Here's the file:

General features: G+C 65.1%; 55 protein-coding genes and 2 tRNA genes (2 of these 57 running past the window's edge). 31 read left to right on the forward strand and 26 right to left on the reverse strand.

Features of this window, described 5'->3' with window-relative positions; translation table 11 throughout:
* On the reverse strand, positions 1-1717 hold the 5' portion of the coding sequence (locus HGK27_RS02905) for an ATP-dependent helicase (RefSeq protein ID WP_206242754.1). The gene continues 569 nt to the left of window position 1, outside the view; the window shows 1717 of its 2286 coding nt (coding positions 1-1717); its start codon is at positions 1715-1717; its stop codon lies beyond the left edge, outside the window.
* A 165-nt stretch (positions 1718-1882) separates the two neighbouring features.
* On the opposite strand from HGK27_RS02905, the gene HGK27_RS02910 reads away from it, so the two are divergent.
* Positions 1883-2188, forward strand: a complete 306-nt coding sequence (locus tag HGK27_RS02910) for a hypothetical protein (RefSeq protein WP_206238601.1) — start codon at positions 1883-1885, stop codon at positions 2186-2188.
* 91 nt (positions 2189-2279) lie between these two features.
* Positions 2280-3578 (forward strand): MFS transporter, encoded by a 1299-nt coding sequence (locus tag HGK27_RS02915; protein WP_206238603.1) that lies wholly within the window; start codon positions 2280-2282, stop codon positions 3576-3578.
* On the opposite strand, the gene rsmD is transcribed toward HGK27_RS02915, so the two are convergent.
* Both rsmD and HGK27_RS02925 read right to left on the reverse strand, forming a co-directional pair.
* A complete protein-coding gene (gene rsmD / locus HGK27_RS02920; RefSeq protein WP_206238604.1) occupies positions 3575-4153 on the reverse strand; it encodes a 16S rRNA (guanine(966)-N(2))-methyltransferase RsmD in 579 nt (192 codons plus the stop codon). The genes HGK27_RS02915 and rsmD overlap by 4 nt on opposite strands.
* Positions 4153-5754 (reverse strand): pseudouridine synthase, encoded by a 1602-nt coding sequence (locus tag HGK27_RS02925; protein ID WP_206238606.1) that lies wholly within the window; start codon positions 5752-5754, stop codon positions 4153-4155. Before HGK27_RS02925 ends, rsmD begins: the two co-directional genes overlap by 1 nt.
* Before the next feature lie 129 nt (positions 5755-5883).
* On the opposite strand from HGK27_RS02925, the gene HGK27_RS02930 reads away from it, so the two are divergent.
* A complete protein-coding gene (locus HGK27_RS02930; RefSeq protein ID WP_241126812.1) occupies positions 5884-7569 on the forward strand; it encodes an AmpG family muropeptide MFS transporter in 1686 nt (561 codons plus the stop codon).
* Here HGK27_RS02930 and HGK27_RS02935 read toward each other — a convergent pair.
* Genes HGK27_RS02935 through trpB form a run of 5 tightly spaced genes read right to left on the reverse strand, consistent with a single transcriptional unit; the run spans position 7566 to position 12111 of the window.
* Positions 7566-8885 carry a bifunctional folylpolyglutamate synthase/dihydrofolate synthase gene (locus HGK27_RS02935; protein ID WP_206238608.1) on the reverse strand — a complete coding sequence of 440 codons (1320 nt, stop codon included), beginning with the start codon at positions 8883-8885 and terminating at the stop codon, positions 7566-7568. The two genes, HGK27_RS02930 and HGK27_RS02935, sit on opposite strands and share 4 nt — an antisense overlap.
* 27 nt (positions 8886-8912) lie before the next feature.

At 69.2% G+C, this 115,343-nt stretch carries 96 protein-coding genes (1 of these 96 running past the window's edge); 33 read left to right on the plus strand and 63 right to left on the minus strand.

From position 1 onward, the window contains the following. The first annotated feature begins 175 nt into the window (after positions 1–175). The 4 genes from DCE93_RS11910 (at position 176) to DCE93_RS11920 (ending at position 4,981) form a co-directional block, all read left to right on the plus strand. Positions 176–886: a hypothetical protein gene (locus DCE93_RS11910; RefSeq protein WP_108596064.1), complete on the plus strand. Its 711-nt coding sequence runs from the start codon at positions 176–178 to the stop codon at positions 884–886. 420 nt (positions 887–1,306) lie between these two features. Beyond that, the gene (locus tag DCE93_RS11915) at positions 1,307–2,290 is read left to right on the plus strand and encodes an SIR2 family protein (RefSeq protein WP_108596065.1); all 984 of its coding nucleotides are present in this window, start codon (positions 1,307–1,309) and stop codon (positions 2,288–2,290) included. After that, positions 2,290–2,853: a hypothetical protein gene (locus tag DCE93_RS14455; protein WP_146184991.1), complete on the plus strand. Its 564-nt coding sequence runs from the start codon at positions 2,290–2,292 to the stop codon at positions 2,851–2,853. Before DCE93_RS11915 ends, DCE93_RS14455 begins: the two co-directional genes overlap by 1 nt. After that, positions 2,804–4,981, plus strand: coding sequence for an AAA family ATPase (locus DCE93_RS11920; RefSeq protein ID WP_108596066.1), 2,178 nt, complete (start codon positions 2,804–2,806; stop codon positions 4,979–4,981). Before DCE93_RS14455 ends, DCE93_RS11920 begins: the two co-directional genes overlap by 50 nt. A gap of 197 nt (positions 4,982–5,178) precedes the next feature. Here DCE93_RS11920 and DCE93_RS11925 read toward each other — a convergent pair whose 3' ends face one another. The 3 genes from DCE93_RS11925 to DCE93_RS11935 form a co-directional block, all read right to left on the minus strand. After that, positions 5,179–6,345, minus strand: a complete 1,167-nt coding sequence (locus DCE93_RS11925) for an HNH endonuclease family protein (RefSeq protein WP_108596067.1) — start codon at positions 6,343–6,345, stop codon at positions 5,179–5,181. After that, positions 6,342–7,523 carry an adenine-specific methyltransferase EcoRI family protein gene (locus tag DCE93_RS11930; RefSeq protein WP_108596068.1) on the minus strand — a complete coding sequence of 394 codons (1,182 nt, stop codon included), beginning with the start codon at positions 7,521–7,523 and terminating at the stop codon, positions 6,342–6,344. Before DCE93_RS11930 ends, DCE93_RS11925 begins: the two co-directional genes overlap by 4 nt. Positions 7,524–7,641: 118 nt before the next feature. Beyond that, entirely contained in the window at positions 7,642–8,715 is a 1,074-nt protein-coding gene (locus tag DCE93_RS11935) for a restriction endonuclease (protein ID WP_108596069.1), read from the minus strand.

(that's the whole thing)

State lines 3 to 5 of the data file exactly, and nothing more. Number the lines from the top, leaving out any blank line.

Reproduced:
* On the reverse strand, positions 1-1717 hold the 5' portion of the coding sequence (locus HGK27_RS02905) for an ATP-dependent helicase (RefSeq protein ID WP_206242754.1). The gene continues 569 nt to the left of window position 1, outside the view; the window shows 1717 of its 2286 coding nt (coding positions 1-1717); its start codon is at positions 1715-1717; its stop codon lies beyond the left edge, outside the window.
* A 165-nt stretch (positions 1718-1882) separates the two neighbouring features.
* On the opposite strand from HGK27_RS02905, the gene HGK27_RS02910 reads away from it, so the two are divergent.